Preserve Navarre says incorporation is feasible
Incorporating the Navarre area is feasible and would cost one mill in property taxes, according to a feasibility study conducted by the nonprofit group Preserve Navarre.
At its latest meeting Sunday afternoon, Preserve Navarre laid out the key findings from the 118-page feasibility study it conducted over the past several months based on research from group members and survey results from more than 3,000 residents.
“There is a strong desire for home rule,” said Preserve Navarre Director Wes Siler who began the effort to look into incorporating the area of Navarre in 2020.
In July, the group released a survey available online asking residents to identify what services they wanted, possible city limits and what goals they had for a city. Based on the answers, 66% of participants favored incorporation of Navarre and prioritized investments in infrastructure, transportation, and recreation as targeted areas of concern.
The feasibility study was carried out as part of the legal requirements according to the Florida statute, but also to gauge community interest, said Siler. If, at any point, it seemed there was no interest in incorporation, the group wouldn’t seek it, he said.
Past incorporation efforts in 2006 and 2014 outsourced feasibility studies — both came back feasible. To save tens of thousands of dollars, Preserve Navarre conducted the current study with information from officials, administrators and representatives and with guidance from the Florida League of Cities.
The proposed city of Navarre Beach would have an infrastructure department with emphasis on bike lane projects, stormwater mitigation and beautification projects. It would have a parks and recreation department that would include a youth sports program as well as education and art programs. It would also look into expanding Navarre’s parks. Currently, Navarre has one county park. Two playground areas are also located at the Navarre Youth Sports Association and at the Holley Ball Field.
“I don’t know how a community of 40,000 people can only have a few parks,” Siler commented.
Incorporation would also mean access to state and federal revenue such as the Local Option Fuel Tax (LOFT) and the half-cent sales tax, or through grants. It would also mean having a seat at the table with state and federal representatives.
“The fact that (the town of) Jay is sitting at the table getting millions of dollars for 600 people really grinds my gears,” said Siler.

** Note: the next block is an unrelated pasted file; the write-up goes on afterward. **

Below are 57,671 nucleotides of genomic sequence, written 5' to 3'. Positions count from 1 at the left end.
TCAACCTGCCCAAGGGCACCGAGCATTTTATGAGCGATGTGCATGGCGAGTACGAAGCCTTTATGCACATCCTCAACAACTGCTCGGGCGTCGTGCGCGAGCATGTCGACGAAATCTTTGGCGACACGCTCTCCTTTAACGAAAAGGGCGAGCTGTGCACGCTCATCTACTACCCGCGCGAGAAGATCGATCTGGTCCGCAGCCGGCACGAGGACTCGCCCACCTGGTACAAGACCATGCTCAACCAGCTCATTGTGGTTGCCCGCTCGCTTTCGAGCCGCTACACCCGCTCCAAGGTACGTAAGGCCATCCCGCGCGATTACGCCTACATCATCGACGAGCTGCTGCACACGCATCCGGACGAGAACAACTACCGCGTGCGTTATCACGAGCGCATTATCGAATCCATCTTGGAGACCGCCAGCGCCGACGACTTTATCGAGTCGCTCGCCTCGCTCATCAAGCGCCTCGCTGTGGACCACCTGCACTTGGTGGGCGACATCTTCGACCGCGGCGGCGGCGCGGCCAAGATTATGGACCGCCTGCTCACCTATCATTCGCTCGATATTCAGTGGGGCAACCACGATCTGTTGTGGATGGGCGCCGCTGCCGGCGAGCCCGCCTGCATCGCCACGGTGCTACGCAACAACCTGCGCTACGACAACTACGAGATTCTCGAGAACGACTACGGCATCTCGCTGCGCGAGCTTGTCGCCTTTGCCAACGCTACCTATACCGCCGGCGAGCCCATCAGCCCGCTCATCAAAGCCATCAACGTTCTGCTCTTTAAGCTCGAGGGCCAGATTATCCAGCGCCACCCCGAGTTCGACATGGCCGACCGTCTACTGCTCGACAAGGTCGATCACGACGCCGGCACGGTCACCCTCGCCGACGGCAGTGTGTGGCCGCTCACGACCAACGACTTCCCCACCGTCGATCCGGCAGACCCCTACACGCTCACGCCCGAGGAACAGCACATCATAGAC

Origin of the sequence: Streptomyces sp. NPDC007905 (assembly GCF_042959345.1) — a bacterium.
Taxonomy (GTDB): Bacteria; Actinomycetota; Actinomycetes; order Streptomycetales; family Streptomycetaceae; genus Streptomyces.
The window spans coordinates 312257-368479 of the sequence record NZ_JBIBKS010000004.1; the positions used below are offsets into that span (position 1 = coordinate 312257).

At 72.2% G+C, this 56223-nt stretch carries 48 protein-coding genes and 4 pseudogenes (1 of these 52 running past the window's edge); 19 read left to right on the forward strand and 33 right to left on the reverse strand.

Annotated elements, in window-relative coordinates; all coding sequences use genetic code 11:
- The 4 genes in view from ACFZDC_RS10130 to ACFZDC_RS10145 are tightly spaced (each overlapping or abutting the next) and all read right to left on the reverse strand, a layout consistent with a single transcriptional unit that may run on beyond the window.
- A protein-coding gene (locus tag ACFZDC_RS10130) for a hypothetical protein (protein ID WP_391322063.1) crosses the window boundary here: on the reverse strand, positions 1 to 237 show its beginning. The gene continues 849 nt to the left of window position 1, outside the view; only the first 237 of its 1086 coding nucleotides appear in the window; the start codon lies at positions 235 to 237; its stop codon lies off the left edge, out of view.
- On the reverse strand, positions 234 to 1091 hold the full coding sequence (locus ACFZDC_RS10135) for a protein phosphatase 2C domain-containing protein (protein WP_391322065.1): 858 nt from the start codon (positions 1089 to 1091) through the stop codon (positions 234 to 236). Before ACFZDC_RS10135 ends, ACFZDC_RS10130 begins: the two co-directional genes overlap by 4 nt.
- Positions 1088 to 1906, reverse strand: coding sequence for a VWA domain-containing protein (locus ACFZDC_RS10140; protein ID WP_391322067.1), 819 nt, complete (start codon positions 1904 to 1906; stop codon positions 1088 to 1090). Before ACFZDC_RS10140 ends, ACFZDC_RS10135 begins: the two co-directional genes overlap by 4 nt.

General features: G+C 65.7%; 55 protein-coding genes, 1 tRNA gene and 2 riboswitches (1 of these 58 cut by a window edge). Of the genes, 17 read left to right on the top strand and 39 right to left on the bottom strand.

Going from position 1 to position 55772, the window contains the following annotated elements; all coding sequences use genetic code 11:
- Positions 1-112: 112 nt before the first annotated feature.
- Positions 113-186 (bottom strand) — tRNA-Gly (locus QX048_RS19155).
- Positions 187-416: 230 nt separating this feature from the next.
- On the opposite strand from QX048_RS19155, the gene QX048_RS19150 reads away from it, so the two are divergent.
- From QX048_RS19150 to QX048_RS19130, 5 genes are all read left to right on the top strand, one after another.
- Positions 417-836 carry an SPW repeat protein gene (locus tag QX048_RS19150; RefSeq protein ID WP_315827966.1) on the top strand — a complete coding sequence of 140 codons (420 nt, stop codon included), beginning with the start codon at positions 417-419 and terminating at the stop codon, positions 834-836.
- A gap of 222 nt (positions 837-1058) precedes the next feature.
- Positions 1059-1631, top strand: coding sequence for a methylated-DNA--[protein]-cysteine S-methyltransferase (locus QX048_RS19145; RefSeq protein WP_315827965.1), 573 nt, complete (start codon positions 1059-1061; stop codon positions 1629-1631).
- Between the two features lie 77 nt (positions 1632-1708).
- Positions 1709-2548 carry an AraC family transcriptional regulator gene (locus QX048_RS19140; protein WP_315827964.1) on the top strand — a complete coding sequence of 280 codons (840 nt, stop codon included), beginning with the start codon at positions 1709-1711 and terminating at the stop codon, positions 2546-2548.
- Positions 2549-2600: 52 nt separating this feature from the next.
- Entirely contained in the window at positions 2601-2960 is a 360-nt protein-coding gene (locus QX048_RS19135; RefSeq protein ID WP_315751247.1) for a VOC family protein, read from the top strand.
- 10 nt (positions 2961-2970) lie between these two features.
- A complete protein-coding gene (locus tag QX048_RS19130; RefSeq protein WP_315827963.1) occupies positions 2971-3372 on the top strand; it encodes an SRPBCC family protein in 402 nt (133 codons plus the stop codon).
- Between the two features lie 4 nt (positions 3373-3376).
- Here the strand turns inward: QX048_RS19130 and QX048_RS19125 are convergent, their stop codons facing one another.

Based on the results of the citizen survey, the city would be governed by a strong city council — citizens do not want a strong mayor.
Some aspects of the study elicited comments from some of the 47 people in attendance. The idea of a homeless housing assistance program wasn’t necessary, said resident Carmen Reynolds. Siler said it was more so a contingency program and could also be used by families displaced by hurricanes.
But all comments, good or bad, are welcomed and being taken seriously, Siler said. Feedback will be added to the survey.
“I appreciate that you all care,” he said.
Incorporation is a divisive issue in Navarre. In 2014, 56% of Navarre voters opposed incorporation in a straw poll. Another divisive issue is whether to include the Holley area within city limits. Siler said he got mixed responses when talking to businesses and residents. For now, it won’t be included, unless there’s a strong desire for it. Navarre Beach, however, was a must according to citizens.
The biggest question around incorporation is cost. Many residents have spoken out against incorporation because they don’t want the added cost. At Sunday’s meeting, Siler said the city could be funded with a 1-mill property tax.
It’s broken down in the handouts provided to attendees. With the average current home price tag in Navarre at $429,900, the homeowner would be paying $4,706.12 in taxes with Homestead Exemption. With incorporation, the annual taxes would be 5,097.37 (or $32.60 a month) on that average price home.
“There are over 16 cities in Florida that have 1-mill property taxes or below,” Siler said.
The projected budget for the city of Navarre Beach’s first year would be $5 million, which means it would take several years for the city to start tackling the citizens' wish list.
But citizens in favor of incorporation have already been waiting.
“I want it,” said Diane Smith who lived in Navarre for the past 17 years and voted in favor of incorporation in 2014. “There’s too much control in the county. We need more sidewalks — the roads are bad. I’m really hoping it happens.”
The next steps are completing a city charter and looking for politicians to help with the proposal before putting the issue to a vote. This comes after state Rep. Jayer Williamson introduced legislation that would require incorporation efforts to reach 60% voter approval in a nonbinding referendum. Williamson brought forth the bill earlier this year but it died.
“I haven’t gotten assurance from the county commissioners or the state representative (Rep. Jayer Williamson),” said Siler. “I want to see a fair process and I haven’t gotten that.”
Contact Preserve Navarre at email@example.com.